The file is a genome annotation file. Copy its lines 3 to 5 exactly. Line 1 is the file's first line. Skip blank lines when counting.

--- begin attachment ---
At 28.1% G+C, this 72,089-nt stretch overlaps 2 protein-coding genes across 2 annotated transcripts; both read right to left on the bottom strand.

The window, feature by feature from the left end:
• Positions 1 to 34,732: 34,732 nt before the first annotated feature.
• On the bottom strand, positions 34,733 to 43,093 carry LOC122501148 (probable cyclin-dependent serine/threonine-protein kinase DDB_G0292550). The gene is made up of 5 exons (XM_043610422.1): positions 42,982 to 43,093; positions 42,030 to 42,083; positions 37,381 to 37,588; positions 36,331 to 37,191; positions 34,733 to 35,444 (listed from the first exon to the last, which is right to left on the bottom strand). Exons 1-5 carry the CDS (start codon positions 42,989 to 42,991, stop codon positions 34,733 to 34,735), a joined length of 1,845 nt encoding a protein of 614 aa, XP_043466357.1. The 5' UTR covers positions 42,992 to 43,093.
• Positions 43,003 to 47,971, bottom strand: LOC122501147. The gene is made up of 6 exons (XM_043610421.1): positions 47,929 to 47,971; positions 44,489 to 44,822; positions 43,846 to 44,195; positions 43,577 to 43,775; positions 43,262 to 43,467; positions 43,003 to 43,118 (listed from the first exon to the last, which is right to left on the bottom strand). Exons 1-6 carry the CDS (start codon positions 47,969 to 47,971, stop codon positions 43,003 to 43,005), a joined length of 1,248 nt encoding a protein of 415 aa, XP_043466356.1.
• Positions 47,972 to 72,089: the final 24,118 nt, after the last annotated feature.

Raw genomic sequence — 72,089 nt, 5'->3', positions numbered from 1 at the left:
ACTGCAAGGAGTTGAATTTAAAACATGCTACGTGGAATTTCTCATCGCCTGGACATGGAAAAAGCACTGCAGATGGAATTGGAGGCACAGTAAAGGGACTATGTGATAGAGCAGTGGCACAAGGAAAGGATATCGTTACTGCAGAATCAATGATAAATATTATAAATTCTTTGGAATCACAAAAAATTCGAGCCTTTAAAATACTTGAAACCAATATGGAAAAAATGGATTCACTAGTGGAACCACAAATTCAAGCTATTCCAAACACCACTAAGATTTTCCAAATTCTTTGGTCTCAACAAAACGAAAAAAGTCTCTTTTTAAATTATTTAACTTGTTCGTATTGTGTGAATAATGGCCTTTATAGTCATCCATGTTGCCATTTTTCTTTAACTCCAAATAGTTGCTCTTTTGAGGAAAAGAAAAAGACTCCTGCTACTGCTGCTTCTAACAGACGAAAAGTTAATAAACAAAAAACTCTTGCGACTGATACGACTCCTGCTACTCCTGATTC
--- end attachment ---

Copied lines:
• Positions 1 to 34,732: 34,732 nt before the first annotated feature.
• On the bottom strand, positions 34,733 to 43,093 carry LOC122501148 (probable cyclin-dependent serine/threonine-protein kinase DDB_G0292550). The gene is made up of 5 exons (XM_043610422.1): positions 42,982 to 43,093; positions 42,030 to 42,083; positions 37,381 to 37,588; positions 36,331 to 37,191; positions 34,733 to 35,444 (listed from the first exon to the last, which is right to left on the bottom strand). Exons 1-5 carry the CDS (start codon positions 42,989 to 42,991, stop codon positions 34,733 to 34,735), a joined length of 1,845 nt encoding a protein of 614 aa, XP_043466357.1. The 5' UTR covers positions 42,992 to 43,093.
• Positions 43,003 to 47,971, bottom strand: LOC122501147. The gene is made up of 6 exons (XM_043610421.1): positions 47,929 to 47,971; positions 44,489 to 44,822; positions 43,846 to 44,195; positions 43,577 to 43,775; positions 43,262 to 43,467; positions 43,003 to 43,118 (listed from the first exon to the last, which is right to left on the bottom strand). Exons 1-6 carry the CDS (start codon positions 47,969 to 47,971, stop codon positions 43,003 to 43,005), a joined length of 1,248 nt encoding a protein of 415 aa, XP_043466356.1.